Alpha two agonists
Alpha two agonists are used in premedication potentiating opioid analgesia through similar G protein mechanisms to provide not only analgesia but sedation, anxiolysis and muscle relaxation as well. Dexmedetomidine is the alpha agent of choice for premedication providing all of the above-mentioned qualities, but having cardiovascular potency as a key differentiating factor from the opioids. Cardiac output is reduced on average from 30-50%, even at ultralow doses. A key feature of alpha two agonists within the premedication menu is the ability to reduce induction and inhalation agents significantly providing a safety net for anesthesia and reducing substantially anesthetic related morbidity and mortality.
Major and minor tranquilizers
Acepromazine, midazolam/valium, and dexmedetomidine are the tranquilizers that should accompany opioids for premedication purposes. Though theoretically safe, midazolam and valium do not impart a solid tranquilizing effect (such as that seen in human surgical premedication) in any but extremely sick (high ASA status) patients, or neonatal (<6-10 week old) patients. Acepromazine though scrutinized for its all or non-alpha blocking potential has benefits of antiemesis, vascular relaxation, third spacing of blood to the abdomen for extra-axial surgeries, and sound, reliable, long-lasting sedation.
Non-steroidal anti-inflammatory drugs
NSAIDs are used to reduce heat pain and swelling of surgical or invasive procedures. Though once considered more controversial around the time of surgery, now much evidence exists to not only utilize these drugs for most surgical cases but to use them pre and intraoperatively (premedication) vs. postoperatively. Downfalls include the potential to cause coagulopathies, renal dysfunction, gastric irritation, and bronchoconstriction; benefits include their ability to control inflammation, something all other classes of premedications does not do. Other anti-inflammatories which can and should be utilized if NSAIDs are contraindicated include steroids, lidocaine and local blocks, cryotherapy and low-level light therapy.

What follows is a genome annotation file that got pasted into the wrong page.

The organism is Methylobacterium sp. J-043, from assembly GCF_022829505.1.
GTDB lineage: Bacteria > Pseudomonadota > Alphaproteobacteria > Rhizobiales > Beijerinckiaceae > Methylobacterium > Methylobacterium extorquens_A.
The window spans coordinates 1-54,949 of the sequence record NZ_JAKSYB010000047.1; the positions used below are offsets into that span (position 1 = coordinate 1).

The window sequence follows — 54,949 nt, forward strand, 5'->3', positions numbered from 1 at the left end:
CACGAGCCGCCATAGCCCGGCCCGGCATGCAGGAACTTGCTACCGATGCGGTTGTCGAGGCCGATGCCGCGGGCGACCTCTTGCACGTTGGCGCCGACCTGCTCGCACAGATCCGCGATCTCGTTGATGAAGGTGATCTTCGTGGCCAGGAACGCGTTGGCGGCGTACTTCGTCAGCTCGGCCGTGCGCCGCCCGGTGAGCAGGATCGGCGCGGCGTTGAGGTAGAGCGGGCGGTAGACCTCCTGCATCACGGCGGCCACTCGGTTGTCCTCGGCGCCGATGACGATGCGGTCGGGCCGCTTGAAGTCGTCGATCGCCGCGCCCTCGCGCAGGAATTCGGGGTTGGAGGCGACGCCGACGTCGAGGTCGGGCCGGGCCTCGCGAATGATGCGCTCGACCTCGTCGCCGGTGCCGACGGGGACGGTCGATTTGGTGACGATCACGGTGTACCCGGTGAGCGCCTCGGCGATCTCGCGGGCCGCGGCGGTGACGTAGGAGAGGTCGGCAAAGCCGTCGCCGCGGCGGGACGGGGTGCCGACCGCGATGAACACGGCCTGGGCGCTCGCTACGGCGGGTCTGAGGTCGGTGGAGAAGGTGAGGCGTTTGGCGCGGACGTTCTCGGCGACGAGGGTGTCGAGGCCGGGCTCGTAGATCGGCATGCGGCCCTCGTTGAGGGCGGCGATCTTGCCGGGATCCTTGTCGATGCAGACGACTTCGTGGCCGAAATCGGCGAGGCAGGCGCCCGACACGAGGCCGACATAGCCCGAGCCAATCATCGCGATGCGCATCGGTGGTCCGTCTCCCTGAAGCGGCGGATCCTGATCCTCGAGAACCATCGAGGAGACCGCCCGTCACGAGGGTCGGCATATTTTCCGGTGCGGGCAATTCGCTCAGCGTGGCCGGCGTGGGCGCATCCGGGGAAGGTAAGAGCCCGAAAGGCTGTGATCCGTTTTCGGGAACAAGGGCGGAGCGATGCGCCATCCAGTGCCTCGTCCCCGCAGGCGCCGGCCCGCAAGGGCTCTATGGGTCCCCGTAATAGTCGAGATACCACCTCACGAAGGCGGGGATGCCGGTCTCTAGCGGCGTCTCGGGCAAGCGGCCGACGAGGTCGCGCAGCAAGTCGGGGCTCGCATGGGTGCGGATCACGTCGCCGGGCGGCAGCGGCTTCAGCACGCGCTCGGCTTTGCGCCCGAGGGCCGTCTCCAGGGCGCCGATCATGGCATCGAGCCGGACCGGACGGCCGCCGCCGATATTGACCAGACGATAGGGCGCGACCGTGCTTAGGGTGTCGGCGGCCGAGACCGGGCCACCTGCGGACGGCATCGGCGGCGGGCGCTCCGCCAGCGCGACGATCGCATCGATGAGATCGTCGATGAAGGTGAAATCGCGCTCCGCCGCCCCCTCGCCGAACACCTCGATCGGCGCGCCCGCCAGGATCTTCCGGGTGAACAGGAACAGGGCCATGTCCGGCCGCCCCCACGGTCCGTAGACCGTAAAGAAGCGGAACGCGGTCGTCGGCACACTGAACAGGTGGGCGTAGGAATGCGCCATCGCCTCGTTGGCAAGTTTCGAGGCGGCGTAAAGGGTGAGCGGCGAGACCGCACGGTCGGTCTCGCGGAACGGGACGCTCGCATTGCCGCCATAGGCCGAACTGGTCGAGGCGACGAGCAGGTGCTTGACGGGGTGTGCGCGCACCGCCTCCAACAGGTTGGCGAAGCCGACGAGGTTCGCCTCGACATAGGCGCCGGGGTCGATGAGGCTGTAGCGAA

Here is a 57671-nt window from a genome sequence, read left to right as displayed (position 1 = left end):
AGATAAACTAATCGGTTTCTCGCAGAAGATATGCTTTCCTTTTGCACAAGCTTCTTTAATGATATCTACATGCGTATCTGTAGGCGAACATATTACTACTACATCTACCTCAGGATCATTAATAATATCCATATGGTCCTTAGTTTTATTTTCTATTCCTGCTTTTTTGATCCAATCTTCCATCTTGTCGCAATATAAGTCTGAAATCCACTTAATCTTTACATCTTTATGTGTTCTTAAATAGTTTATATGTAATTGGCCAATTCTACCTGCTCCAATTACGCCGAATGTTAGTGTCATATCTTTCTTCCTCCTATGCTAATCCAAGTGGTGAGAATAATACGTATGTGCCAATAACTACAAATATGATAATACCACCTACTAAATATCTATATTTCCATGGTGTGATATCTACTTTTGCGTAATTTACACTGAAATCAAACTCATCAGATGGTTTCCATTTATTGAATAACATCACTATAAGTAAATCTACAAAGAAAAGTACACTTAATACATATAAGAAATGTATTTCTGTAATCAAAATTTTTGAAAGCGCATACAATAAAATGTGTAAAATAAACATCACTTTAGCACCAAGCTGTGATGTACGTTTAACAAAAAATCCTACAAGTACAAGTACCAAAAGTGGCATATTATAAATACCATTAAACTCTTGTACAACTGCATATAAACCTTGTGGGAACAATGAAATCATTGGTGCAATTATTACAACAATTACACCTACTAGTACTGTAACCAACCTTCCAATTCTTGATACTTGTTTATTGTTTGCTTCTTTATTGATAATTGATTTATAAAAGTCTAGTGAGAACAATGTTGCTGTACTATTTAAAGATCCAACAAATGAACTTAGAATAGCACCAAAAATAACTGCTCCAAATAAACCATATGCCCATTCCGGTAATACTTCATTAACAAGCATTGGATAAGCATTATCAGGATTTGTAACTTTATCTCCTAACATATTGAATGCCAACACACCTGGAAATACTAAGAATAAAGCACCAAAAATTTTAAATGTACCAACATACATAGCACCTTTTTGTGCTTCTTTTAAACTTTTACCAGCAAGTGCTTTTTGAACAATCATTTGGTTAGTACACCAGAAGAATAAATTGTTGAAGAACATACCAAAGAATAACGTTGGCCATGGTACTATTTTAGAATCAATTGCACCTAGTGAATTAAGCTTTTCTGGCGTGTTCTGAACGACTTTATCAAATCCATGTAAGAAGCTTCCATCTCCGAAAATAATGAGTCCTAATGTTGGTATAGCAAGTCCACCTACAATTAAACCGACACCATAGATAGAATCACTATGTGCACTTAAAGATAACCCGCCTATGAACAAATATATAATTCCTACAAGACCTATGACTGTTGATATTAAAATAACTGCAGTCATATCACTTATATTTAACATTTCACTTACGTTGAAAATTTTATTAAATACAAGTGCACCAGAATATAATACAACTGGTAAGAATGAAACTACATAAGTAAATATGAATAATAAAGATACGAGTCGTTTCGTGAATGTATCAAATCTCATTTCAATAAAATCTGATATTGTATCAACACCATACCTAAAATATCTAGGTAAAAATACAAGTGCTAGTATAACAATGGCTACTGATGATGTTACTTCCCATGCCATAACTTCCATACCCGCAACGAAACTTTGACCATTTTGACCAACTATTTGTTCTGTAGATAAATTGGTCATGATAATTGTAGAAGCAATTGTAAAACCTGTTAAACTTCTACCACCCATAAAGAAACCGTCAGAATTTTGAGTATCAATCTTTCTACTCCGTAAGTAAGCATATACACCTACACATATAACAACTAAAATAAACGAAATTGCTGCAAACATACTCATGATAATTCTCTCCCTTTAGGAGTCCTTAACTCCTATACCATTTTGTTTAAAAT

- Ko JC et al. FAQs: analgesia sedation and anesthesia. Making the switch from medetomidine to dexmedetomidine, 2009.
- Matthews KA, et al. Analgesia and chemical restraint for the emergent patient, 2005.
- Quandt JA. Anesthesia, analgesia and chemical restraint in the emergent small animal patient, 2013.
About the author
Dr. Looney graduated from Cornell University’s College of Veterinary Medicine in 1989. She spent a year in private practice, then returned to Cornell’s small animal hospital for an instructorship in Community Medicine and Anesthesiology. In 1997 she completed a Residency in Anesthesiology and became boarded in Anesthesiology in 2001. Post residency, Dr. Looney held positions with Angell/MSPCA Animal Medical Center in Boston and Springfield, MA in Intensive Care, Anesthesiology and General Medicine, Tufts Cummings School of Veterinary Medicine and Tufts Veterinary Emergency Treatment and Specialties as Hospital Director and Assistant Clinical Professor, and most recently Cornell University’s College of Veterinary Medicine where she spearheaded the Pain Management and Rehabilitation Service for both large and small animals.
Dr. Looney joined the IVG network of hospitals in 2014 to develop and expand anesthesia services at all of the hospitals in our network. Her special interests include interventional pain management, rehabilitation, palliative care, postoperative care and anesthesiology.